Police use DNA sample from sandwich to capture break-and-enter offender

ON THE TRAIL: A half-eaten sandwich led police to one of the offenders responsible for a spate of break and enters and vandalism at the Orange Kart Club and Orange Harness Racing Club  in March and April this year.

ON THE TRAIL: A half-eaten sandwich led police to one of the offenders responsible for a spate of break and enters and vandalism at the Orange Kart Club and Orange Harness Racing Club in March and April this year.

A HALF-eaten sandwich led police to one of the offenders responsible for a spate of break and enters and vandalism at the Orange Kart Club and Orange Harness Racing Club in March and April this year.

The 15-year-old boy, who pleaded guilty to several offences on Thursday in Orange Local Court, including the break ins, was discovered by Orange police, who matched his DNA to that of a sandwich he had made himself, but left half of, at the kart club during one of the break ins.

Police obtained a forensic sample from the boy, via a court order, after the boy was sentenced for charges surrounding an incident where he ran into a police officer while riding a motorbike in March.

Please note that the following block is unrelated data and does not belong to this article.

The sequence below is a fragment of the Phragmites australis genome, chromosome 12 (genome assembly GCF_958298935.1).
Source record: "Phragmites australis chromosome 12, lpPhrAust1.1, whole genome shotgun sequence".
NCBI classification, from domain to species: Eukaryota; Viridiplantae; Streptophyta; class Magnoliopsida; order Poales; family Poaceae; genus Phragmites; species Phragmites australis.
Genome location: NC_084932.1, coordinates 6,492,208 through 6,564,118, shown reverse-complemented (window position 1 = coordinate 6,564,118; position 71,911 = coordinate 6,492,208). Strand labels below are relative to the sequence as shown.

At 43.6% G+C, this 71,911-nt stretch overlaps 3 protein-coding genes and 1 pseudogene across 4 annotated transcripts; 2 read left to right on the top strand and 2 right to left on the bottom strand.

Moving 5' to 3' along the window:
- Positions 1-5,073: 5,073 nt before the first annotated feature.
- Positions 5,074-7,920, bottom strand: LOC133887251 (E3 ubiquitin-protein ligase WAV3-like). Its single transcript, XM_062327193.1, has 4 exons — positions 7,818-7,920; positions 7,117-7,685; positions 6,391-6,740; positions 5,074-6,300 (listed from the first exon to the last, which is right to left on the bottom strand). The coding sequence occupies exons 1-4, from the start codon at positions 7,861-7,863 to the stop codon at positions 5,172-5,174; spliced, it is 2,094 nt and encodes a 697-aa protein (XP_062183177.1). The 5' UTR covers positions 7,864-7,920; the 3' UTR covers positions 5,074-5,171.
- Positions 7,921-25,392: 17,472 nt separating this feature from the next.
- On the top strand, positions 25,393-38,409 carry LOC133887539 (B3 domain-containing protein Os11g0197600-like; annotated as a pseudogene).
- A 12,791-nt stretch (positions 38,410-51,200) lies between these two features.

Police facts said the boy was arrested on August 6 at a training facility after he threatened to kill a teacher with a knife he had found on the premises. 

Once he was in custody, officers informed him he would be charged with the break-ins earlier in the year where a lawnmower was smashed, power tools stolen, windows broken and walls and doors smashed.

During the crime spree he was in the company of at least two friends and for the most part he claimed he was acting as look out. 

During the incidents the boy was taking methamphetamines, or ice, and said he did not remember most of what had happened.

Police said he appeared to be extremely remorseful. 

The magistrate, Terry Lucas, allowed the boy to leave a juvenile correction centre on bail until he is sentenced in October. 

His solicitor Peter Ringbauer said since the boy had been in juvenile detention, staff had managed to stabilise his medication and while he was out of custody he would live with his father in Trangie under a curfew. 

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